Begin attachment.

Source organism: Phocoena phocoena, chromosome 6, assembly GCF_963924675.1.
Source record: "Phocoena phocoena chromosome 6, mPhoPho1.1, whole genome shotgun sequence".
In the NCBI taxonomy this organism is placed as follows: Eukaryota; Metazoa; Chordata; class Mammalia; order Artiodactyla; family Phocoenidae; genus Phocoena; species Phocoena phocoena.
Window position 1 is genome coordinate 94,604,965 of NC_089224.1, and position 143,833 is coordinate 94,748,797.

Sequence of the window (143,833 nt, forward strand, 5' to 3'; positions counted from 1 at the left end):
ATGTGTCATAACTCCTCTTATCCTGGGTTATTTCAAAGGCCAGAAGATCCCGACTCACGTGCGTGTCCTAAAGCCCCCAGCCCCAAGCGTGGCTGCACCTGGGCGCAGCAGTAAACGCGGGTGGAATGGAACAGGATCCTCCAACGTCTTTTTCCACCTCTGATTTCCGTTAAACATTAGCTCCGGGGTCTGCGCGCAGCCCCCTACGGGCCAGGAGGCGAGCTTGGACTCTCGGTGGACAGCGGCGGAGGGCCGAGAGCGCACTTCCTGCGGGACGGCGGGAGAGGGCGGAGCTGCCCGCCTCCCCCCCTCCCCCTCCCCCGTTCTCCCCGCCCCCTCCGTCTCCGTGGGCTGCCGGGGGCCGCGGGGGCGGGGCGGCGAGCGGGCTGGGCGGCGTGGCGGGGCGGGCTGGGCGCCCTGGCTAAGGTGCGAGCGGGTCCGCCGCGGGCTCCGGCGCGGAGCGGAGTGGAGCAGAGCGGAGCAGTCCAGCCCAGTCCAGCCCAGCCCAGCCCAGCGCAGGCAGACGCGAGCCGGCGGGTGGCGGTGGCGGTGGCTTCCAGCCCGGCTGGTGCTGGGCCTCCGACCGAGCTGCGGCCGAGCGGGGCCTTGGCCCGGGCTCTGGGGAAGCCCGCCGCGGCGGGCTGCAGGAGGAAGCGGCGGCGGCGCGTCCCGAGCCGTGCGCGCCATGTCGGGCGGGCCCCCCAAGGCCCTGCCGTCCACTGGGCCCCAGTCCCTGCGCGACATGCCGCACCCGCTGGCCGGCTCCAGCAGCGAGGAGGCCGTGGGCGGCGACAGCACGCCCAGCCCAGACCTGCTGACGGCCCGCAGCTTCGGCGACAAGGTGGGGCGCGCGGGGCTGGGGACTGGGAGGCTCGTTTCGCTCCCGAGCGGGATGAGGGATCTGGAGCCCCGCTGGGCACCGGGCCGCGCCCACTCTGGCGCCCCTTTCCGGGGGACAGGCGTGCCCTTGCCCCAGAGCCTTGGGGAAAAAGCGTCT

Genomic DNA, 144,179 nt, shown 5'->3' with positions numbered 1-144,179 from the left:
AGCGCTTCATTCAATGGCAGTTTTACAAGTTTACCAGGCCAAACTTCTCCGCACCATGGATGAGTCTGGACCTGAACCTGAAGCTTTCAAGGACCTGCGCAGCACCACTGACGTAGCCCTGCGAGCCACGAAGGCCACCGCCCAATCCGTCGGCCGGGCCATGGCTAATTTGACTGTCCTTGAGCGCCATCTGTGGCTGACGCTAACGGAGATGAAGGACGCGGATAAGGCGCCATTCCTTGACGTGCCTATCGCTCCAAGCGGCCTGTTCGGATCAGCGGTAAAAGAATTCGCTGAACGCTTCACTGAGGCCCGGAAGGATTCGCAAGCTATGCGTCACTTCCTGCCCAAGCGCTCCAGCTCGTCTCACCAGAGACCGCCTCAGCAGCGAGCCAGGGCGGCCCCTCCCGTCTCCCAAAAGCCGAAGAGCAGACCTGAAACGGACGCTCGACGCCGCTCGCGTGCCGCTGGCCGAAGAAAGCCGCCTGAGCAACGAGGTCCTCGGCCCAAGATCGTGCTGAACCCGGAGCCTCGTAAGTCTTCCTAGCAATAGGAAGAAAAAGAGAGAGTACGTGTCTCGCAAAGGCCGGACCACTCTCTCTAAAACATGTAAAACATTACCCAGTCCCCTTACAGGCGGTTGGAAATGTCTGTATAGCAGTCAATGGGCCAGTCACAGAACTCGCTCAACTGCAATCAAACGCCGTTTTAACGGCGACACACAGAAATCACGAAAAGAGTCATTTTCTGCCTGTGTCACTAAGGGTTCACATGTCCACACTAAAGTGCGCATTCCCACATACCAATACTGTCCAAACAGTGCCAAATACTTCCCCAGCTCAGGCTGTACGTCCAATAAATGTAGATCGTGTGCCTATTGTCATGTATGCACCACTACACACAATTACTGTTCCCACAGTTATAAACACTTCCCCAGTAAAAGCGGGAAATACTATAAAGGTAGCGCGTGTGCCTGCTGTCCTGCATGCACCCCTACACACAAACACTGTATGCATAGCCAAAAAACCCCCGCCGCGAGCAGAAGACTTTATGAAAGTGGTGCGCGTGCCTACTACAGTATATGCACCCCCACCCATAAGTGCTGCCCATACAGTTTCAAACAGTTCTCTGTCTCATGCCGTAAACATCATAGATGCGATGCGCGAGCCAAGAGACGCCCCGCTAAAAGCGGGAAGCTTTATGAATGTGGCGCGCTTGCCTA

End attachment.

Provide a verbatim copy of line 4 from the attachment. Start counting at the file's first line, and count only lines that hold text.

Window position 1 is genome coordinate 94,604,965 of NC_089224.1, and position 143,833 is coordinate 94,748,797.